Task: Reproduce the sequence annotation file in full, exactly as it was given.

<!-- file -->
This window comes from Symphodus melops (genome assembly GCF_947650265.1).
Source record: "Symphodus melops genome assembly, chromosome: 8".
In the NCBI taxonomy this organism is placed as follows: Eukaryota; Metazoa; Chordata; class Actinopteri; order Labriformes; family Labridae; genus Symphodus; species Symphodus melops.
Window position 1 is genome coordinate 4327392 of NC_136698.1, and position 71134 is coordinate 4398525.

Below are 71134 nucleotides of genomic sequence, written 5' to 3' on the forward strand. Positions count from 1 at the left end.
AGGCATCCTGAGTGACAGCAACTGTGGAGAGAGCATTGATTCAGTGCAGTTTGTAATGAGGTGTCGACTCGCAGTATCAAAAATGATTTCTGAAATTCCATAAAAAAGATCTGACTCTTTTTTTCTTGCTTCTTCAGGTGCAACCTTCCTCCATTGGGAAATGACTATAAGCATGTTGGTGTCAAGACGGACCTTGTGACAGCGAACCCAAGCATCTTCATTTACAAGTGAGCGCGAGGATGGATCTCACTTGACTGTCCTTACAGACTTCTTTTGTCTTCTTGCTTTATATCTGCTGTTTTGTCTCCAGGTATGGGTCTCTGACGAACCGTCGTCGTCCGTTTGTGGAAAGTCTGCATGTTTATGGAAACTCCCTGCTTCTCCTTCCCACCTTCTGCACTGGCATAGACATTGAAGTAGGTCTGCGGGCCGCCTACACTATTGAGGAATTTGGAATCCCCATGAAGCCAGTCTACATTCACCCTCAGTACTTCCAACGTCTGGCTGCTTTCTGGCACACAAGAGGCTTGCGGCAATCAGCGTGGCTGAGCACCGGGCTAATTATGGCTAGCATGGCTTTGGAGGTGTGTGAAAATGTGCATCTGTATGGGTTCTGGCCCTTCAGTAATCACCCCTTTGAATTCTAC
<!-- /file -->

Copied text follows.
This window comes from Symphodus melops (genome assembly GCF_947650265.1).
Source record: "Symphodus melops genome assembly, chromosome: 8".
In the NCBI taxonomy this organism is placed as follows: Eukaryota; Metazoa; Chordata; class Actinopteri; order Labriformes; family Labridae; genus Symphodus; species Symphodus melops.
Window position 1 is genome coordinate 4327392 of NC_136698.1, and position 71134 is coordinate 4398525.

Below are 71134 nucleotides of genomic sequence, written 5' to 3' on the forward strand. Positions count from 1 at the left end.
AGGCATCCTGAGTGACAGCAACTGTGGAGAGAGCATTGATTCAGTGCAGTTTGTAATGAGGTGTCGACTCGCAGTATCAAAAATGATTTCTGAAATTCCATAAAAAAGATCTGACTCTTTTTTTCTTGCTTCTTCAGGTGCAACCTTCCTCCATTGGGAAATGACTATAAGCATGTTGGTGTCAAGACGGACCTTGTGACAGCGAACCCAAGCATCTTCATTTACAAGTGAGCGCGAGGATGGATCTCACTTGACTGTCCTTACAGACTTCTTTTGTCTTCTTGCTTTATATCTGCTGTTTTGTCTCCAGGTATGGGTCTCTGACGAACCGTCGTCGTCCGTTTGTGGAAAGTCTGCATGTTTATGGAAACTCCCTGCTTCTCCTTCCCACCTTCTGCACTGGCATAGACATTGAAGTAGGTCTGCGGGCCGCCTACACTATTGAGGAATTTGGAATCCCCATGAAGCCAGTCTACATTCACCCTCAGTACTTCCAACGTCTGGCTGCTTTCTGGCACACAAGAGGCTTGCGGCAATCAGCGTGGCTGAGCACCGGGCTAATTATGGCTAGCATGGCTTTGGAGGTGTGTGAAAATGTGCATCTGTATGGGTTCTGGCCCTTCAGTAATCACCCCTTTGAATTCTAC